All retailers want to open their doors as soon as restrictions are lifted, while preparing to adapt for any guidelines that are imposed. Here are some of our predictions for the future of retail post-coronavirus:

a. Creating space for social distancing

Retailers may soon be expanding on the social distancing measures they’ve already taken. This may come in the form of widened or flexible width aisles impacting the number and range of products on display. Customer flow will also be managed strictly, as shown in the latest Tesco TV adverts, using the Ikea store design model assigning a specific route to all shoppers.

b. Reducing cross contamination

Supermarkets may also have to introduce stricter rules on fresh produce. Plastic packaging may also make a comeback to protect food from contamination from an infected shopper or customers may be asked to wear gloves when handling the fresh produce, only touching what they intend to buy. Protective screens have already been introduced at tills and counters and these may be extended to cover fresh produce to reduce the spread of germs. Alternatively even tighter restrictions could be introduced where staff directly serve produce to customers. A return to the traditional grocery store!

c. Smart Mirror technology to the rescue

Fashion retailers are likely to introduce floor marking around displays to ensure infection is not spread through garments including a ban on physically trying on clothes. This would be a major concern for the sector, as according to retail consultant Paco Underhill 71% of customers who try clothes on make a purchase. an opportunity for Smart Mirrors and Augmented Reality as well as the introduction of self-checkouts for fashion as we already do in grocery.

d. Disrupted supply chain

The supply chain is being tested by the world-wide impact of the Coronavirus. In some countries production of food has been severely impacted by worker illness and national lockdowns resulting in shortages from some countries and opportunities for others. The supermarkets are responding, reducing product ranges resulting in increased sales of the selected products. However there are concerns that the disrupted supply chains will result in huge volumes of wasted food.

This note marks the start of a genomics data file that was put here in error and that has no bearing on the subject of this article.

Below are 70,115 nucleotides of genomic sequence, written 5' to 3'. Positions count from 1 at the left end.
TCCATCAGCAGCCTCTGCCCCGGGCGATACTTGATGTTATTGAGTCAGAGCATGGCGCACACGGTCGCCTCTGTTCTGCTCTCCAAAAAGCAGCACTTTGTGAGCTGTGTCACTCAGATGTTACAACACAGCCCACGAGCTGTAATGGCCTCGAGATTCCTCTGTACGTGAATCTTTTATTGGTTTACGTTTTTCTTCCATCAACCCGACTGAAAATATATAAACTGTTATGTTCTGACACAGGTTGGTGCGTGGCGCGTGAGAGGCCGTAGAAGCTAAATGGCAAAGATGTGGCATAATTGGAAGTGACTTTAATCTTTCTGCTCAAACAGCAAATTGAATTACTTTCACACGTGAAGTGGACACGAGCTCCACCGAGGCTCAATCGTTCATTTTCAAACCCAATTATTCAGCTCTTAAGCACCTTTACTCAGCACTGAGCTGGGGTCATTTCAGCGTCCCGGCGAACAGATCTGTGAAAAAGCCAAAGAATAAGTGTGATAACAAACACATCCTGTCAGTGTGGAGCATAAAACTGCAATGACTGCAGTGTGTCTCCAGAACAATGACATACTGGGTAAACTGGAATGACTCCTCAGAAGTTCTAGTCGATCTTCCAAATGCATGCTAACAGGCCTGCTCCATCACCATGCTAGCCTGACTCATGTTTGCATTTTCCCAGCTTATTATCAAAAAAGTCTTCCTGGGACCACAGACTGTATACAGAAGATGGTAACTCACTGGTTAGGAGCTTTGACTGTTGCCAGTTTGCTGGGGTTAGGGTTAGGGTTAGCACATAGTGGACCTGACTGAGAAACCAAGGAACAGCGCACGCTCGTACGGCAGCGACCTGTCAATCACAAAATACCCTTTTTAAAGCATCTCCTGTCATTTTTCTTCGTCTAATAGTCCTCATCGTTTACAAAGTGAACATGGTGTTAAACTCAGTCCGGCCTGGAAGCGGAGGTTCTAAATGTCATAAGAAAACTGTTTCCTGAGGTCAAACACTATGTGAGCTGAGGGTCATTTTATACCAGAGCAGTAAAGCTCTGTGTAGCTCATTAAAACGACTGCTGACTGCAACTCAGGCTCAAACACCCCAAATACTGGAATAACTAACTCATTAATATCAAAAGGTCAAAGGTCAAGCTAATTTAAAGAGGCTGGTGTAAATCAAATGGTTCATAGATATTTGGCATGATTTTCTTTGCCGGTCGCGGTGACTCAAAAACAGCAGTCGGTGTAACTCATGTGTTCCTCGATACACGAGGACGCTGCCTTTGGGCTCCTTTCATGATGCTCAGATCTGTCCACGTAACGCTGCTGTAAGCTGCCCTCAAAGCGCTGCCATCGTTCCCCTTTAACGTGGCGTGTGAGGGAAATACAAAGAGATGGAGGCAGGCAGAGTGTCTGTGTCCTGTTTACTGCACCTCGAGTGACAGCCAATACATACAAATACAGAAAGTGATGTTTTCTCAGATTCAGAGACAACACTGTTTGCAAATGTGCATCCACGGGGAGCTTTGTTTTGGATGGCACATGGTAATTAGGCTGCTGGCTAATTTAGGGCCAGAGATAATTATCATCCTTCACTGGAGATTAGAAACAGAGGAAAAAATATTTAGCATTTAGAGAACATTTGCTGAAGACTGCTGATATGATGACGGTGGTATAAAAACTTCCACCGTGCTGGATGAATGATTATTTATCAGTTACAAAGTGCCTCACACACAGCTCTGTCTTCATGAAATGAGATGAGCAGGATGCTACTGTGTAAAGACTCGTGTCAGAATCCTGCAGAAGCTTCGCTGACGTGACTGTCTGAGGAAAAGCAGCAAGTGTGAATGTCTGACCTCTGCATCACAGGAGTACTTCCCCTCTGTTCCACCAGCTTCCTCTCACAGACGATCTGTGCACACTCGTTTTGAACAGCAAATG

Impact of Coronavirus on Pubs and Restaurants

e. Reduced covers in pubs and restaurants

Restaurants and pubs will have to distance customer seating and use clearly marked entrance and exit ways to ensure safe social distancing at all times. However, this will majorly affect the number of covers a restaurant or pub can serve, reducing profitability. To overcome this, innovative landlords and owners may turn to take-out opportunities or increasingly optimise their outdoor spaces.

f. Health screening and deep cleaning in leisure facilities

Leisure facilities such as gyms and swimming pools will need to practice incredibly high standards of hygiene when allowed to reopen. Damp, hot areas like gyms and pools are prime areas for germ cultivation, therefore measures will need to be put in place to accommodate social distancing. It may even be so strict that two people are allowed in the gym area or changing rooms at a time, or conduct screening checks before entry.

Without a doubt the retail sector will not come out of the Coronavirus unscathed, but in among all the challenges there are opportunities and we would love to hear your thoughts on these.